Although this year's Retromobile was run by new people, it had the same look and feel we have all become so familiar with. One minor change was the additional hour given to the press for snooping around before the public rushed in to admire the many fine cars on display. This did unfortunately mean that we had to get up an hour earlier as well to fully benifit from the extra time. The results of a very useful morning's work in Paris can be read in the following paragraphs and seen in the 75 shot slideshow
One of the biggest reasons Retromobile is on the favourites list of many automotive enthusiasts is the show's exclusive setup. Many manufacturers, clubs and classic car dealers have a small stand available, large enough for only a handful of cars at best. This forces them to bring out the very best they have to impress the crowds. A great example is Alfa Romeo, who generally only display two cars, but one of these is traditionally one of the biggest show stoppers, this year was no exception. For the third year in a row Christie's was also present on the floor with a very nice collection of cars, which were on auction on the first Saturday of the show.
A number of exceptional Italian cars were the highlights of the show. No, they were not Ferraris, but the prancing horse's two biggest racing adversaries of the 1950s: Alfa Romeo and Maserati.
On the Alfa Romeo stand a 1954 prototype for a new racing car took the breath of many visitors away. Being part of the extensive Alfa Romeo Museum collection, the silver Bertone styled 'Sportiva Coupe' is just one of four of these two litre prototypes constructed. The four Sportivas are the final examples of the great Alfa Romeo racing cars, that dominated motor racing for three decades.
A true work of art was on display on one of the vendor's stands, but it was not for sale. The Maserati A6 GSC/53 Pinin Farina Coupe is regarded as one of the best looking cars ever constructed. With only four examples clothed by Pinin Farina and the car on display the only one with its original body still fitted, it might be the most valuable Maserati around. Ferrari's close cooperation with Pinin Farina prevented any production Maseratis to be bodied by the Turin masters. On the same stand a rare racing version of the Pegaso Z102 was on display. Pegaso also has an interesting Ferrari link; founder Wilfredo Ricart once worked for Enzo, when he was still in charge of the Alfa Romeo racing department.
Other notable cars on display
In good Alfa Romeo tradition, the Mercedes Benz stand had only two cars on display. One was the extremely rare Mercedes Benz 300 SLR Uhlenhaut Coupe and the other the brand new Mercedes Benz SLR McLaren. The three big French manufacturers traditionally have the largest displays, but very often display the same or similar cars every year. Citroen had the nicest displays this year; with three displays mimicking a desert environment the French manufacturer celebrated the three successful expeditions through Asia and Africa between 1922 and 1932. For the first time in seventy years the Citroen 'halftracks' used were lined up together again.
Peugeot celebrated seventy years of the 400 series. The competition versions of the various models were the most interesting cars on display, most notably the 402 Darl'Mat and the rally Paris-Dakar winning 405 T16 Raid. Combined with the introduction of the new 6-series coupe, BMW paid hommage to a long line of the marque's high performance coupes. A rare BMW 503, powered by a V8 engine, took centre stage amidst a pre-war 327 and a 635Ci.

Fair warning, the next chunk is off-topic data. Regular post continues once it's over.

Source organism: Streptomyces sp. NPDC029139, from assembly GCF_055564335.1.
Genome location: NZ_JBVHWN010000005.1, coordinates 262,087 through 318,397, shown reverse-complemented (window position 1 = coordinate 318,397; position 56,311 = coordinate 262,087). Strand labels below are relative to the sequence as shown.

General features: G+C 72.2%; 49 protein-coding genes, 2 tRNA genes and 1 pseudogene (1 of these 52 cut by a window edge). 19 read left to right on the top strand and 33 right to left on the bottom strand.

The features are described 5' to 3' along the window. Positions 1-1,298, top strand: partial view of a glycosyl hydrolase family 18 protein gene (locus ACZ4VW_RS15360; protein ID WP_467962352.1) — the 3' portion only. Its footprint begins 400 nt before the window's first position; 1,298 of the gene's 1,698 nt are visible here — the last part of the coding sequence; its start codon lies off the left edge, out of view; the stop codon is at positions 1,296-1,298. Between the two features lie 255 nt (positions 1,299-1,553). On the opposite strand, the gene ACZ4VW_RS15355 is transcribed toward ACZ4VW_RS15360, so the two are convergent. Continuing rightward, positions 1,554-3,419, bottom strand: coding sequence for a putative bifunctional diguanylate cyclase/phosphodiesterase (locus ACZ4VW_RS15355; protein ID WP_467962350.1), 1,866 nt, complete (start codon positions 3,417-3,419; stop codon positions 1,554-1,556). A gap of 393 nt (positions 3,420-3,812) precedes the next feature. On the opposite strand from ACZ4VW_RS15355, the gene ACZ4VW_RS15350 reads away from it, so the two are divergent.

For the third year now Christie's joined forces with Retromobile to offer an auction of 'Automobiles de Collection'. At Retromobile a second cooperation between a French event and Christie's was announced; the British auctioneer will host an auction at the LeMans Classic race in July.
Another French connection was the large number of Bugattis included in the sale. All eyes were on the beautiful and extremely quick Bugatti Type 55 Roadster, the last of just 38 of these 'supercars' constructed. It was estimated to sell between € 1.6 and 2.2 million, the offers failed to meet the reserve set. The Type 55 was powered by an engine derived straight from the Type 51 Grand Prix racer of which a fine example was also included in the sale. Very interesting was the Type 15 offered, the sixth oldest surviving Bugatti and fitted with the rare squared off radiator only found on the earliest of Bugattis. Although not sold under the Bugatti name, the Peugeot Bebe was one of the most successful Ettore Bugatti designs.
Further sale highlights included a number of racing cars. Rarely offered for sale, the Porsche 917K took centre stage on the Christie's display. The auctioneer estimated the price of the 1971 Sebring winner to be between € 1.5 and 1.8 million, but like with the Type 55 Bugatti, offers failed to meet the reserve. Equally interesting, but far less valuable was the Abarth 205A Coupe, which changed hands for just over €100,000. The Group B rally cars required a production run of 200 cars to be homologated, which resulted in some of the wildest cars ever seen on public roads. One of the these was the road version of the all-conquering Peugeot 205 T16, although it was downtuned to 200 bhp, it was almost identical to the 450 bhp World Championship winning T16.
Under new leadership Retromobile has once again lived up to its reputation. The variety and quality of the cars on display on both the Retromobile and Christie's stands was of a level we had not seen in recent years. Seeing the Alfa Romeo Sportiva, Maserati A6 GCS/53 Pinin Farina or Mercedes Benz 300 SLR Uhlenhaut Coupe separately would already be worth a visit, but together they make an event truely special.